Railing against another infusion of corporate sponsorship into a sport whose calendar includes the Chick-Fil-A Peach Bowl and the Insight.com Bowl seems futile, but there's something particularly embarrassing about a Japanese automaker underwriting something so quintessentially American as the Heisman Trophy. � New York City's Downtown Athletic Club (DAC), sponsor of the 64-year-old Heisman, doesn't sound embarrassed about the $1.5 million it will get from American Suzuki over the next three years for being the Heisman's official sponsor. (As part or the agreement reached last week, Suzuki also signed a three-year, $35 million promotional deal with Time Warner, SI's parent company.) "We needed to develop revenue," said DAC executive director Rudy Riska, "and we had to market it in a way that it wouldn't taint the trophy." Lord, we wouldn't want to see the trophy tainted. Never mind that the 1968 Heisman, formerly the property of one Orenthal James Simpson, had to be sold at auction to help pay the $8.5 million wrongful death judgment against O.J., or that the '72 Heisman, won by Johnny Rodgers, ended up on the defense table in front of Rodgers during his 1987 trial for assault with a deadly weapon.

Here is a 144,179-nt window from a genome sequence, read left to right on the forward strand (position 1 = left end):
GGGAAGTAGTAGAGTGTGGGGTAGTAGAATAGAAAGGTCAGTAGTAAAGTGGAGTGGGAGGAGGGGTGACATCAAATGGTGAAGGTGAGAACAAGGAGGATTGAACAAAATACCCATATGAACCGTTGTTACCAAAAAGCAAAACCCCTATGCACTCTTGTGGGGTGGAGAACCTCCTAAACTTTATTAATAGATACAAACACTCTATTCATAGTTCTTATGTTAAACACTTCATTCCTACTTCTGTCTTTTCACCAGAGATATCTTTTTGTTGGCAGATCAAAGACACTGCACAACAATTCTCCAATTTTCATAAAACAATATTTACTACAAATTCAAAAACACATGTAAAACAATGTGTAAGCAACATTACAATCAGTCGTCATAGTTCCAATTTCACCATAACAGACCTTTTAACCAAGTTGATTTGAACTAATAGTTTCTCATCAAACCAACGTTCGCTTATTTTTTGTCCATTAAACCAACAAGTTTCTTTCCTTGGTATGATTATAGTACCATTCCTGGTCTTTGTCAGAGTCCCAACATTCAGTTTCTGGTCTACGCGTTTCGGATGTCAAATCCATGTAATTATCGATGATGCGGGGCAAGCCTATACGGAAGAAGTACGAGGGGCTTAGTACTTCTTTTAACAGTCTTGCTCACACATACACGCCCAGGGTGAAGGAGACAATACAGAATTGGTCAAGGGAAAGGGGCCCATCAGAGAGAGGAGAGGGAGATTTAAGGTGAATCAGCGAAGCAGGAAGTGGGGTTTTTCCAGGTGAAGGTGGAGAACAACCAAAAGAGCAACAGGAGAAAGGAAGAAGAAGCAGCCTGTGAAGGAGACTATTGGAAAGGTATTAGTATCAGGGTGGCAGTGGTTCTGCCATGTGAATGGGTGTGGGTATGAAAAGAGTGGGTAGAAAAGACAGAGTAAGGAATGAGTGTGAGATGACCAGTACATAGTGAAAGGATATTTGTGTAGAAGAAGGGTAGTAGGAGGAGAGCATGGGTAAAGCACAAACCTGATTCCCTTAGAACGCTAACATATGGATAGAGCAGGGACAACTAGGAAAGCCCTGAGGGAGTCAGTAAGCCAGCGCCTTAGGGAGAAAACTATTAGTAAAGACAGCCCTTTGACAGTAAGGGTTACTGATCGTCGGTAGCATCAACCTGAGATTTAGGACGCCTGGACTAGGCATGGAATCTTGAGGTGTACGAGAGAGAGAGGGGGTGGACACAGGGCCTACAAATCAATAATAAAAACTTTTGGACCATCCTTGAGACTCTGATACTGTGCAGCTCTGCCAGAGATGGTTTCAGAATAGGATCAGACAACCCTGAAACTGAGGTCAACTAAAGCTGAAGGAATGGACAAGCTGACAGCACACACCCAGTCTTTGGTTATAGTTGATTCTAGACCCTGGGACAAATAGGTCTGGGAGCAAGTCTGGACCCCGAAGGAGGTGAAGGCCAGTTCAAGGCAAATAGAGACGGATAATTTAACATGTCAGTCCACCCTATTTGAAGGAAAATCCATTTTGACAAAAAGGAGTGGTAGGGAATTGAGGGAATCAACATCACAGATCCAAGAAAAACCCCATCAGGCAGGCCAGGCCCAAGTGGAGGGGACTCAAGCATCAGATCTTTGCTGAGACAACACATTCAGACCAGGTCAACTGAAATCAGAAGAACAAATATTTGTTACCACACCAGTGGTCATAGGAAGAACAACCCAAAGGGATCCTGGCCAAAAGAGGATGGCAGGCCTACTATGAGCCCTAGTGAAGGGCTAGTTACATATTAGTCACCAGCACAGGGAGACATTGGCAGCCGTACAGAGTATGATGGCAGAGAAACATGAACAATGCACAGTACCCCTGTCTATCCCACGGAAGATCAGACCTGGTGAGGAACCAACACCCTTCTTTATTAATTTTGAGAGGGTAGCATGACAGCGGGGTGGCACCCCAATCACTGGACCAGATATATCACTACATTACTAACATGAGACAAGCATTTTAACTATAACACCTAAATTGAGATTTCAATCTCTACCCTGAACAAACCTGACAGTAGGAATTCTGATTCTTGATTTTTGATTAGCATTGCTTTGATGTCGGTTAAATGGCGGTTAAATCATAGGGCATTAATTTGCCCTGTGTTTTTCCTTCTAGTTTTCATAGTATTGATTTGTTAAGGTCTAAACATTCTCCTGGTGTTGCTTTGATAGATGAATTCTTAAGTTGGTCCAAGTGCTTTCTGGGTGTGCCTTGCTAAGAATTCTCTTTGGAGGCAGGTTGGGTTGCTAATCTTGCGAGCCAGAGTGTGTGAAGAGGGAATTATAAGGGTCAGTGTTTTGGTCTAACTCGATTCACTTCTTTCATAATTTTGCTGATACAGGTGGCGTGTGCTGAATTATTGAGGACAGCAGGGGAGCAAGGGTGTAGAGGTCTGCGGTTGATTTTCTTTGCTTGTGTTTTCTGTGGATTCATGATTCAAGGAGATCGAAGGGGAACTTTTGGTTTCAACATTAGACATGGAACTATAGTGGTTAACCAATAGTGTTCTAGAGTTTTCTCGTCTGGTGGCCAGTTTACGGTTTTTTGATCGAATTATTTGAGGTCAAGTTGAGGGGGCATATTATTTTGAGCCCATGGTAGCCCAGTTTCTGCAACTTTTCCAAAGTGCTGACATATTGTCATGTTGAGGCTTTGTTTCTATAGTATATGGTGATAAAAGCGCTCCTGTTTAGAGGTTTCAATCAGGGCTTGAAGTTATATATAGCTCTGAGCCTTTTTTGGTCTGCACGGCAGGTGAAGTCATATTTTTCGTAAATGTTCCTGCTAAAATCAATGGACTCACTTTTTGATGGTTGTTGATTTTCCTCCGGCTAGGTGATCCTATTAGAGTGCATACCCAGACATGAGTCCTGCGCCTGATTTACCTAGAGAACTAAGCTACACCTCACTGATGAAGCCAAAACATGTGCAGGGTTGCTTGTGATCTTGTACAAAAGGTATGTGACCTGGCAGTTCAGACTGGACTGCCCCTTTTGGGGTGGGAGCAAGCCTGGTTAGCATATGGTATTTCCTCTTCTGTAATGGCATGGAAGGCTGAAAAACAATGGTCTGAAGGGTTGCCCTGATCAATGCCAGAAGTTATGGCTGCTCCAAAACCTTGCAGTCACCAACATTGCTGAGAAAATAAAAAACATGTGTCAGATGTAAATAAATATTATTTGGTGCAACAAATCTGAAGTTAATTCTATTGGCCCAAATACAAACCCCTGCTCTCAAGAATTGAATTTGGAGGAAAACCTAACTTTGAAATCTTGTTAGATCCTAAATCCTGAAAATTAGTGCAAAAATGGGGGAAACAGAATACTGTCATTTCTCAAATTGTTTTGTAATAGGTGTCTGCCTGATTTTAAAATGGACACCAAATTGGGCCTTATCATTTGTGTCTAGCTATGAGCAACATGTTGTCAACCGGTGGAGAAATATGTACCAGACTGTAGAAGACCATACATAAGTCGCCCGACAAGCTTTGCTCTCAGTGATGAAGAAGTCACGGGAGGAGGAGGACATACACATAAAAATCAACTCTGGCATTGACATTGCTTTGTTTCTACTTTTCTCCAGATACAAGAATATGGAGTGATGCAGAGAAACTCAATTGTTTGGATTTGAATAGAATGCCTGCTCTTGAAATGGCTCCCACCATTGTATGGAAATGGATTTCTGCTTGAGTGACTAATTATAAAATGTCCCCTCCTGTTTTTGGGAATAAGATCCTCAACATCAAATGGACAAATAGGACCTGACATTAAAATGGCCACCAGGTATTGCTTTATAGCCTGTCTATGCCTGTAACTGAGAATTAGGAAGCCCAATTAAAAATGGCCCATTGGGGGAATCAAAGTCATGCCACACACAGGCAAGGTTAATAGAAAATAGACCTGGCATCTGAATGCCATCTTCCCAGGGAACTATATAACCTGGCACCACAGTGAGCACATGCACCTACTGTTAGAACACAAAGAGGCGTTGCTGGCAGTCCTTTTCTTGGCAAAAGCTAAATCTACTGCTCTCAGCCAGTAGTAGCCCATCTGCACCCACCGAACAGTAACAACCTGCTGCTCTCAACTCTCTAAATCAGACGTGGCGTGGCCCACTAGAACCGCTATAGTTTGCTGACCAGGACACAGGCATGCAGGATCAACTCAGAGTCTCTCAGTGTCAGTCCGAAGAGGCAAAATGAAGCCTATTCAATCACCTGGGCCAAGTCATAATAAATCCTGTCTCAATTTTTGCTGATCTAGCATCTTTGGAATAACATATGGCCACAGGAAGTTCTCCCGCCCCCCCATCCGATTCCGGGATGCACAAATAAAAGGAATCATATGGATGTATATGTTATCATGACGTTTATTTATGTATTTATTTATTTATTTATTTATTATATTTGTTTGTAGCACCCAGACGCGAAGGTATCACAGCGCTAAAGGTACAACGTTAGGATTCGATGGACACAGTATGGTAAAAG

The Heisman is now practically all that keeps the DAC afloat—certainly all that keeps it relevant—so its search for financial assistance is understandable. But a couple of changes are in order. The DAC must stop handing out Heisman ballots as if they were gumballs. This season, as always, more than 800 media members, many of whom never see the candidates in live action, will decide the winner. 'rime din the old-boy network and give ballots only to those journalists who follow the sport week in and week out on a national basis, journalists who, heaven forbid, might determine that an offensive tackle or a linebacker is the best college player in the nation.
Most important, the DAC should line up some nonprofit benefactor—say the National Football Foundation—to underwrite the Heisman should the club be in no better financial shape when its three-year deal with Suzuki expires. Otherwise, next thing you know, somebody from the DAC will be standing up on a Saturday evening in December and proudly announcing the winner of the 7-Eleven Super Big Gulp Heisman Trophy.